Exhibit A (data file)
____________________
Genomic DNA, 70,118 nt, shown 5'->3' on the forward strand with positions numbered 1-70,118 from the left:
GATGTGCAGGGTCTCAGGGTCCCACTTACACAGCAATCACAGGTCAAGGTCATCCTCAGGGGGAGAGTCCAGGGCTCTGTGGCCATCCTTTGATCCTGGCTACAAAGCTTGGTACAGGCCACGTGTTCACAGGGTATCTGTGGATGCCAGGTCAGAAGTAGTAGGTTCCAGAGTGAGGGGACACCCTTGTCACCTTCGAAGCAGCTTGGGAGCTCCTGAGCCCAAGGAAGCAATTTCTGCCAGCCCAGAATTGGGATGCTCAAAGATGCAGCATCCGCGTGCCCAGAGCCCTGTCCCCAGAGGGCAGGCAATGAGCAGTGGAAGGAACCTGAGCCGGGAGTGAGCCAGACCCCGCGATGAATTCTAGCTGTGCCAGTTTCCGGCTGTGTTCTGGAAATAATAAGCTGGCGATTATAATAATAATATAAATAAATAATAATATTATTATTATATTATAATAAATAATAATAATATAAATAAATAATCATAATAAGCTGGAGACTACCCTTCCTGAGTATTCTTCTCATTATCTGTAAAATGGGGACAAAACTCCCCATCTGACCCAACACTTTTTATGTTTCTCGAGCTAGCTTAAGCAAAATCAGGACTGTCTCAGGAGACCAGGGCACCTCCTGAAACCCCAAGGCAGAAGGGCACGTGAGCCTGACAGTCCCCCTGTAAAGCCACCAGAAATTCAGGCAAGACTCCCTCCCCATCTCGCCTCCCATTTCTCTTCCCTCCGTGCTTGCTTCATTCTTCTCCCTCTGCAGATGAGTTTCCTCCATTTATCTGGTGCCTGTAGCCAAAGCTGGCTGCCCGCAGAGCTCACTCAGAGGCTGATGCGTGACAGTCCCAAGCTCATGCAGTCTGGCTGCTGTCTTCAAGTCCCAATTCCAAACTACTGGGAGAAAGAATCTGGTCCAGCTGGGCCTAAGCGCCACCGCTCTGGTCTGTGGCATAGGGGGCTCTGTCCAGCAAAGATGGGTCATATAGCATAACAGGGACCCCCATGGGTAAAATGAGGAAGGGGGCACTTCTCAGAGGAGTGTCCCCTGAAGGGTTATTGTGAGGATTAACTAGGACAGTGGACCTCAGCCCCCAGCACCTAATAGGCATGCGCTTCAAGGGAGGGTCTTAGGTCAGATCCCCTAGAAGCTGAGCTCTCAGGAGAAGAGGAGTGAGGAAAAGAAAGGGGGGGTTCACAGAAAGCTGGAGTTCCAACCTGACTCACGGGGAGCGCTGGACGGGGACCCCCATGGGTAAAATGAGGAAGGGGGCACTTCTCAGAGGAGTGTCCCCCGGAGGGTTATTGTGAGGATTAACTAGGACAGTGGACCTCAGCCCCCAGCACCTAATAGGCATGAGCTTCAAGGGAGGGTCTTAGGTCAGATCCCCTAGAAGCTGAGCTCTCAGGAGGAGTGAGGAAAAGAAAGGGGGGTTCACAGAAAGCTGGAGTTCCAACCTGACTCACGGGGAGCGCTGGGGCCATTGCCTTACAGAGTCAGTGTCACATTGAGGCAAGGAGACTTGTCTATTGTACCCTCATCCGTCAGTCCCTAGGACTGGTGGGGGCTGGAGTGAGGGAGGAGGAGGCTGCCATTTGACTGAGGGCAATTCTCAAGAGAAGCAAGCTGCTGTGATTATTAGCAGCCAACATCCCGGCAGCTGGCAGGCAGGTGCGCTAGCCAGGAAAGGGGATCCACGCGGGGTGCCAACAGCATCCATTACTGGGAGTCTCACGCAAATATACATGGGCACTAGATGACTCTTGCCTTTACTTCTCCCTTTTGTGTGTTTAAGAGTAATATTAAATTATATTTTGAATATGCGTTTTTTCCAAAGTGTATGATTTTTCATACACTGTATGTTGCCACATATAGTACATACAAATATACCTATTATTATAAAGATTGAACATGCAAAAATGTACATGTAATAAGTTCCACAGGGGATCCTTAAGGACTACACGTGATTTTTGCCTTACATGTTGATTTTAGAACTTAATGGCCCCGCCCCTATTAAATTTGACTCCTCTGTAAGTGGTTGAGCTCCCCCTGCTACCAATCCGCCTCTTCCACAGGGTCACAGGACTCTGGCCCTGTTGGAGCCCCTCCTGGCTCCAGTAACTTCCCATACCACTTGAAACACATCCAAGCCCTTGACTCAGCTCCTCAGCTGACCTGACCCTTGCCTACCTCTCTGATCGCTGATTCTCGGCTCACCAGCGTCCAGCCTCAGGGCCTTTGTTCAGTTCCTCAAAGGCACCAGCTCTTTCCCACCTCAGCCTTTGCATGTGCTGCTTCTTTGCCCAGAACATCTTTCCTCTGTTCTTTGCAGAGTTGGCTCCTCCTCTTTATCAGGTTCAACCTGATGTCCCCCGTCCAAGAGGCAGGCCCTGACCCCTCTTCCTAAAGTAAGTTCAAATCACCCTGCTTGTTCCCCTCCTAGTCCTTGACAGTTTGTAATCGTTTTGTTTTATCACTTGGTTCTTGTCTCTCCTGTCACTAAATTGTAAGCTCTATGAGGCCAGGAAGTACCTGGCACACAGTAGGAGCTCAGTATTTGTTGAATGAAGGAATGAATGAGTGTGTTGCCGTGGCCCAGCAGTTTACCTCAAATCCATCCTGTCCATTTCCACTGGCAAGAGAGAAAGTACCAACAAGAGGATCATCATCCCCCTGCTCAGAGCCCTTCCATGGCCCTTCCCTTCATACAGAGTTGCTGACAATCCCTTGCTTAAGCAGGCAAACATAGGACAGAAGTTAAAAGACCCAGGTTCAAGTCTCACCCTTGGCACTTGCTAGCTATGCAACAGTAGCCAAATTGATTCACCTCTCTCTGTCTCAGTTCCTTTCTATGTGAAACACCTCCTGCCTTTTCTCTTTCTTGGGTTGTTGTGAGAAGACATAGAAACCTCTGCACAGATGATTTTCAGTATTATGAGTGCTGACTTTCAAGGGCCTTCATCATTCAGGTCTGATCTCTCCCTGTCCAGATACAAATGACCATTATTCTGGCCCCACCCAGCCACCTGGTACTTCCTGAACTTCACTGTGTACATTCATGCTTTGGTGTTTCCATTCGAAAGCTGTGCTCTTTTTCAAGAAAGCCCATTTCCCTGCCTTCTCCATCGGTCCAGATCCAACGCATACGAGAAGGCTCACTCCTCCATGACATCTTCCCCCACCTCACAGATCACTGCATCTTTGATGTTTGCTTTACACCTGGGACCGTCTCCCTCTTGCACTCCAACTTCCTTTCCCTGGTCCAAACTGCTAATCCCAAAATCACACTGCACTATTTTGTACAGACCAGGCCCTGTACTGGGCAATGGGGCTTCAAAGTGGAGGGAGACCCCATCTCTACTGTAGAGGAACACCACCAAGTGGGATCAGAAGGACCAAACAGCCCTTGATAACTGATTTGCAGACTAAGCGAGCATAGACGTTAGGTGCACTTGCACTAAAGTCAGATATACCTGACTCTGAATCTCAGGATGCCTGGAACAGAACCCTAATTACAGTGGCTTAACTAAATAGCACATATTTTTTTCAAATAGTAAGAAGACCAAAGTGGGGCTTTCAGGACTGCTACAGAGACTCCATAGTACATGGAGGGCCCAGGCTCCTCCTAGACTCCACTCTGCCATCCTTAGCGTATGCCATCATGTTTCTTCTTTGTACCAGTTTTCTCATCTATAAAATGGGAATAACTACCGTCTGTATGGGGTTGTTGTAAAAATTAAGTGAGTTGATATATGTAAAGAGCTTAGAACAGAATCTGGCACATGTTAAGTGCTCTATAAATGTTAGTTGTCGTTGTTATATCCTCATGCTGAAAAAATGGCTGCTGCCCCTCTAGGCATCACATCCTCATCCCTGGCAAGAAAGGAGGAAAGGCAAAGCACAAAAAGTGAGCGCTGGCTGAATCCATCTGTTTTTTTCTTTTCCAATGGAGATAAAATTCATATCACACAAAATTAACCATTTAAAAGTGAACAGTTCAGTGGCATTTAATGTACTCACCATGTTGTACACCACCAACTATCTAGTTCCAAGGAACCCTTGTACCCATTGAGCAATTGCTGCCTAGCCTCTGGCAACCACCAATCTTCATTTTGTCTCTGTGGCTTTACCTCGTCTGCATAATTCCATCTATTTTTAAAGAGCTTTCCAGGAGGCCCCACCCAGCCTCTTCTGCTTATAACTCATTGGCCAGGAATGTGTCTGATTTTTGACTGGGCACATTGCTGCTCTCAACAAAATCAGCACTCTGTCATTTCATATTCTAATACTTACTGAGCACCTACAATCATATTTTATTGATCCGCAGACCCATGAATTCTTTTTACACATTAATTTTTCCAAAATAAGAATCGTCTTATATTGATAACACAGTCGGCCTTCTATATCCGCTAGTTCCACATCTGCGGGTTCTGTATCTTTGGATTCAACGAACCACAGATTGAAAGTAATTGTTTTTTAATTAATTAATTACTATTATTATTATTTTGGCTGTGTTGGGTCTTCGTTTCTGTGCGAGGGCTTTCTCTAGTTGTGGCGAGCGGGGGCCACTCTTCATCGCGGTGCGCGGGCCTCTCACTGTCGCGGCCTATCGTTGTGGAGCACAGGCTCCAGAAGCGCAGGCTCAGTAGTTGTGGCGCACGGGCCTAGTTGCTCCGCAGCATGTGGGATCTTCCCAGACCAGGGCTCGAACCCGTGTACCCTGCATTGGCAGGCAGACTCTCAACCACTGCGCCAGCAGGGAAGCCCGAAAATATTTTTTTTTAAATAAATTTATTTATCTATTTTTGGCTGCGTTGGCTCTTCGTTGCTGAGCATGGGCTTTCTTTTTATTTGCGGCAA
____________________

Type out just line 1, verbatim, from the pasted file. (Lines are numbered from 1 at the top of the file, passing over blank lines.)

Genomic DNA, 70,118 nt, shown 5'->3' on the forward strand with positions numbered 1-70,118 from the left: